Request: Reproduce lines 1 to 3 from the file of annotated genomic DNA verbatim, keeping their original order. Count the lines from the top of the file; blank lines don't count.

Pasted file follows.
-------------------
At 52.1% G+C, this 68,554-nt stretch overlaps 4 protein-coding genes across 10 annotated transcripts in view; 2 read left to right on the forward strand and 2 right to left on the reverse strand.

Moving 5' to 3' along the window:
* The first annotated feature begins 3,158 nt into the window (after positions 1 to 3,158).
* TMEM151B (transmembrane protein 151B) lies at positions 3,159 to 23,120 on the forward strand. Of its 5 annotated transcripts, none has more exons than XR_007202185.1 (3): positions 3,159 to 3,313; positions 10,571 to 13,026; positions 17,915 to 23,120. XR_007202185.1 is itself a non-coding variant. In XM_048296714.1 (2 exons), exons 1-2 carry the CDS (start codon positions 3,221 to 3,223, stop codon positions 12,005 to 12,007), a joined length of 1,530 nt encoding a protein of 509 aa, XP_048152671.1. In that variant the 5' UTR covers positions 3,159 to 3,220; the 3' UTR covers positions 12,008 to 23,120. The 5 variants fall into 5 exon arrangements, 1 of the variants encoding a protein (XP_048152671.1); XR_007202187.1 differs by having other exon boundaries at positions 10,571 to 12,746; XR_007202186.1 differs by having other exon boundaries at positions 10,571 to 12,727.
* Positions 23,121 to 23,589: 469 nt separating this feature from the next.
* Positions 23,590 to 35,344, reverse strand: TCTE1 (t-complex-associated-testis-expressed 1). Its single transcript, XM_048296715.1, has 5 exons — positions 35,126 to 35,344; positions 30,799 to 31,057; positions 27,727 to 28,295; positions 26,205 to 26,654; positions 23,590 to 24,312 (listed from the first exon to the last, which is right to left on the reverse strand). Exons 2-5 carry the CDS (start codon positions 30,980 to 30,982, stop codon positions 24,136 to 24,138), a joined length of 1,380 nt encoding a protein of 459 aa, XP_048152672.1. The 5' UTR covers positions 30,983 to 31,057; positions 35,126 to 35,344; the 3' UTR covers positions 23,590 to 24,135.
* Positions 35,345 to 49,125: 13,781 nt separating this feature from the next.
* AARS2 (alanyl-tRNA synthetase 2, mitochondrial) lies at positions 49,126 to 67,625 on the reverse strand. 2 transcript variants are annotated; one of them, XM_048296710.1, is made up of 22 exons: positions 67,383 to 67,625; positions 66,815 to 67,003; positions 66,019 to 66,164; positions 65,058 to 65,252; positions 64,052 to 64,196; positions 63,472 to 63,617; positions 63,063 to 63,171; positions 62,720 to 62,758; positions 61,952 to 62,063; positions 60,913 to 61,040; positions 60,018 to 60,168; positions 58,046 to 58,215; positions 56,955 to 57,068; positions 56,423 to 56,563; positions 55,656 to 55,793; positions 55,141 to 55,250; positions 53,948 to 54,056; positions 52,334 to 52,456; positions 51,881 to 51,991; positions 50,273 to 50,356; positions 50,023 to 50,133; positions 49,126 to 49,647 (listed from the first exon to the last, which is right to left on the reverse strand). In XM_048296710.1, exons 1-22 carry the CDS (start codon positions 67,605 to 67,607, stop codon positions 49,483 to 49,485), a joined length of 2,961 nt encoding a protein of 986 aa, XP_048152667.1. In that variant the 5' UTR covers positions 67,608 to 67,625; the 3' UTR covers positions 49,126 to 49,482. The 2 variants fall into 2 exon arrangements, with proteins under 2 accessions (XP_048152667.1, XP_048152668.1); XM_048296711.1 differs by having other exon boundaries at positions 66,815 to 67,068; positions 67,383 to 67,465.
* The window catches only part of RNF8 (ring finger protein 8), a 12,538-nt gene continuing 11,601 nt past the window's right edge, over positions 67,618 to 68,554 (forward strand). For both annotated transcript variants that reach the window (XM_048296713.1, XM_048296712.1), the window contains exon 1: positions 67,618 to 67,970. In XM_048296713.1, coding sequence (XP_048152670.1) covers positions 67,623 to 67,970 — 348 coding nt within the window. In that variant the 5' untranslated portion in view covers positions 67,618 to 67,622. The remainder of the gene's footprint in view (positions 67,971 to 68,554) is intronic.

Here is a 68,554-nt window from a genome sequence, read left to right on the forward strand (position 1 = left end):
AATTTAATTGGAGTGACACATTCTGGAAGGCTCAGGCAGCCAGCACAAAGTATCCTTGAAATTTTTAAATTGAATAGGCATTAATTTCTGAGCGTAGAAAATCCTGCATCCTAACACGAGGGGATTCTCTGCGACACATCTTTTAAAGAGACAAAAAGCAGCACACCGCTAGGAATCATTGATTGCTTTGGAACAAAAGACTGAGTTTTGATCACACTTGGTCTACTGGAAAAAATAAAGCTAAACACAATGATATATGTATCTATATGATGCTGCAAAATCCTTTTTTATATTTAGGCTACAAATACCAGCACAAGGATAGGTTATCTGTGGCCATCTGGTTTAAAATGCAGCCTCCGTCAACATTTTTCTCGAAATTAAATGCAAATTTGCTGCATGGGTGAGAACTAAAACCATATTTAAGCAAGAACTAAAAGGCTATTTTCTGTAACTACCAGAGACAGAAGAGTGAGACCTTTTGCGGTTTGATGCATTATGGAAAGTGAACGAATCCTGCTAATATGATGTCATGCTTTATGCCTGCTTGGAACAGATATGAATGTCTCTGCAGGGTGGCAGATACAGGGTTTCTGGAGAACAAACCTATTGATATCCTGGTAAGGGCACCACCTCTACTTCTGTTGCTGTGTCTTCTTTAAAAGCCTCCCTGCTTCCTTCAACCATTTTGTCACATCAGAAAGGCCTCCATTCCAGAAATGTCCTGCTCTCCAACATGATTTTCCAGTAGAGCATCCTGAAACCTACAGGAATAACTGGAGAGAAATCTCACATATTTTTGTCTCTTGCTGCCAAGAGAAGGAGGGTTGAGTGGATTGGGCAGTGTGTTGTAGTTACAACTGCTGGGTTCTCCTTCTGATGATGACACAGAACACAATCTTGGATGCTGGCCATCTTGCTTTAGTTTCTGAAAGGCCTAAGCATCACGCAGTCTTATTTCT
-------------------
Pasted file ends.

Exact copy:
At 52.1% G+C, this 68,554-nt stretch overlaps 4 protein-coding genes across 10 annotated transcripts in view; 2 read left to right on the forward strand and 2 right to left on the reverse strand.

Moving 5' to 3' along the window:
* The first annotated feature begins 3,158 nt into the window (after positions 1 to 3,158).